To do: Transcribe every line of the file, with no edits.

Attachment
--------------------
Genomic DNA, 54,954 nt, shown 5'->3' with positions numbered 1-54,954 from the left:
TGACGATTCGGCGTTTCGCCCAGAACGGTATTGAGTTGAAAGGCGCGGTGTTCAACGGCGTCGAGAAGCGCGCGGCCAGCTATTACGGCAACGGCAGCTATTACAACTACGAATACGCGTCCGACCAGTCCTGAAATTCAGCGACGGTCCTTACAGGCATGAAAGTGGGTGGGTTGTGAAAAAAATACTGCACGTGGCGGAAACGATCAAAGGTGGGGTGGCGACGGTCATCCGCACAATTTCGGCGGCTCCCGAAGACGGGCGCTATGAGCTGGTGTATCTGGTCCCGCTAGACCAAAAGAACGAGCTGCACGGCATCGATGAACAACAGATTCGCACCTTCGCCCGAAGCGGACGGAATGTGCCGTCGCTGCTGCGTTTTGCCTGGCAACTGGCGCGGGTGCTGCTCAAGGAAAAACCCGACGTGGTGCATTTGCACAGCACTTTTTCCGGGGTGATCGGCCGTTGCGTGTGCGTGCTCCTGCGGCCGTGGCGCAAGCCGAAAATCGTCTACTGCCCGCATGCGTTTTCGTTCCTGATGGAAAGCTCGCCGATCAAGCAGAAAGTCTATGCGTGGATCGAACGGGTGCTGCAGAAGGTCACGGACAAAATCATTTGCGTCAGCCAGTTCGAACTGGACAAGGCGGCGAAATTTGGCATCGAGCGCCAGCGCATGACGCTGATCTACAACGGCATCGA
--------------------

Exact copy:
Genomic DNA, 54,954 nt, shown 5'->3' with positions numbered 1-54,954 from the left:
TGACGATTCGGCGTTTCGCCCAGAACGGTATTGAGTTGAAAGGCGCGGTGTTCAACGGCGTCGAGAAGCGCGCGGCCAGCTATTACGGCAACGGCAGCTATTACAACTACGAATACGCGTCCGACCAGTCCTGAAATTCAGCGACGGTCCTTACAGGCATGAAAGTGGGTGGGTTGTGAAAAAAATACTGCACGTGGCGGAAACGATCAAAGGTGGGGTGGCGACGGTCATCCGCACAATTTCGGCGGCTCCCGAAGACGGGCGCTATGAGCTGGTGTATCTGGTCCCGCTAGACCAAAAGAACGAGCTGCACGGCATCGATGAACAACAGATTCGCACCTTCGCCCGAAGCGGACGGAATGTGCCGTCGCTGCTGCGTTTTGCCTGGCAACTGGCGCGGGTGCTGCTCAAGGAAAAACCCGACGTGGTGCATTTGCACAGCACTTTTTCCGGGGTGATCGGCCGTTGCGTGTGCGTGCTCCTGCGGCCGTGGCGCAAGCCGAAAATCGTCTACTGCCCGCATGCGTTTTCGTTCCTGATGGAAAGCTCGCCGATCAAGCAGAAAGTCTATGCGTGGATCGAACGGGTGCTGCAGAAGGTCACGGACAAAATCATTTGCGTCAGCCAGTTCGAACTGGACAAGGCGGCGAAATTTGGCATCGAGCGCCAGCGCATGACGCTGATCTACAACGGCATCGA